Head injuries aren’t always just a bump on the head. Sometimes they don’t resolve easily, as the body struggles to process the trauma that’s occurred. Normal physiology is interrupted when a head injury occurs, and although rest is often enough to allow for recovery, this isn’t always the case. When healing is fragmented or incomplete, symptoms may linger or worsen over time. Even a mild traumatic brain injury can end up causing problems that persist for weeks, months or many years.
A variety of symptoms are associated with head injuries, including ongoing headaches, dizziness, fatigue, problems with balance and sleep disturbances. Anxiety, irritability or depression may occur. Someone suffering from ongoing symptoms of a head injury may seem to experience a personality change. Difficulties with concentration or memory can occur. The normal tasks of daily life, even basic routines, can become a challenge.
The variety and combination of head injury symptoms is often quite complex. It isn’t always easy to recognize the problem is related to a head injury. Sometimes individuals think that because they received medical care immediately at the time of the injury, any issue must have been resolved. This is not always the case however. A trip to the ER can minimize the risk of immediate complications associated with head injuries. But there is no guarantee it will help prevent long-term problems or lingering symptoms.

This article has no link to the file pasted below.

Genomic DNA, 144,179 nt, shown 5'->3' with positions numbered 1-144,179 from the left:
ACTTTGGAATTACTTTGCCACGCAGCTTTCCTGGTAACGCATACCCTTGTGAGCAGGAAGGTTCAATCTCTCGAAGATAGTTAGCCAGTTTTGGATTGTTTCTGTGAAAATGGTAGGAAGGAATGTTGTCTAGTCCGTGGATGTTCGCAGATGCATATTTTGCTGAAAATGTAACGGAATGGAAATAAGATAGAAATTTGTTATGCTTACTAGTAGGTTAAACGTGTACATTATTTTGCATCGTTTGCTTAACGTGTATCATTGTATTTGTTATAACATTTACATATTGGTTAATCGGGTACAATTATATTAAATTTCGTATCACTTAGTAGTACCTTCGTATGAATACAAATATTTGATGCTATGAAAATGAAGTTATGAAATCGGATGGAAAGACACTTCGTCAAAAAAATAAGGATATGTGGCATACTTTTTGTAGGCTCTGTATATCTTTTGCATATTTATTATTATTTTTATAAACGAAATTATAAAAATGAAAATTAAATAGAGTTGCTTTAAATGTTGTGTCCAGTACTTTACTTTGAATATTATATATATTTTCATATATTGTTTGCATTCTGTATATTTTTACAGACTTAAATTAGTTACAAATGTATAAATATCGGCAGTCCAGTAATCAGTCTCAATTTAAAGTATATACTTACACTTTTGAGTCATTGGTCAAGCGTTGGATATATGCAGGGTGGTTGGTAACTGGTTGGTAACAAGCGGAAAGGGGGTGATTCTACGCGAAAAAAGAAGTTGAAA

If you suspect you’re experiencing symptoms that may be associated with a traumatic brain injury, it’s important to be properly evaluated. A functional neurologist can perform a comprehensive evaluation that will determine exactly what is going on. Whether your symptoms are due to a concussion or another condition, the reason why you feel the way you do will be uncovered. In the case of lingering head injury symptoms, rehabilitation may help you recover and heal.
In standard medicine, head injury symptoms are often addressed through an approach that focuses on masking symptoms. Someone with headaches is told to take pain medicine. In the case of mood disturbances, antidepressants may be recommended. Sleeping pills are advised for sleep problems. The goal of this types of care is to alleviate symptoms by masking them. The problem is, medications don’t always work. They sometimes cause unwanted side-effects. Ultimately, they do nothing to address the root cause of the individual’s symptoms.
Functional neurology involves a different approach: pinpointing exactly what is going on with brain function and the brain-body connection, and then facilitating recovery through safe, natural therapeutic support. A functional neurologist is trained and equipped to help you achieve the swiftest, fullest possible recovery following a traumatic brain injury. Whether it’s been a month or several years since your injury occurred, it’s likely you can feel much better with the right support.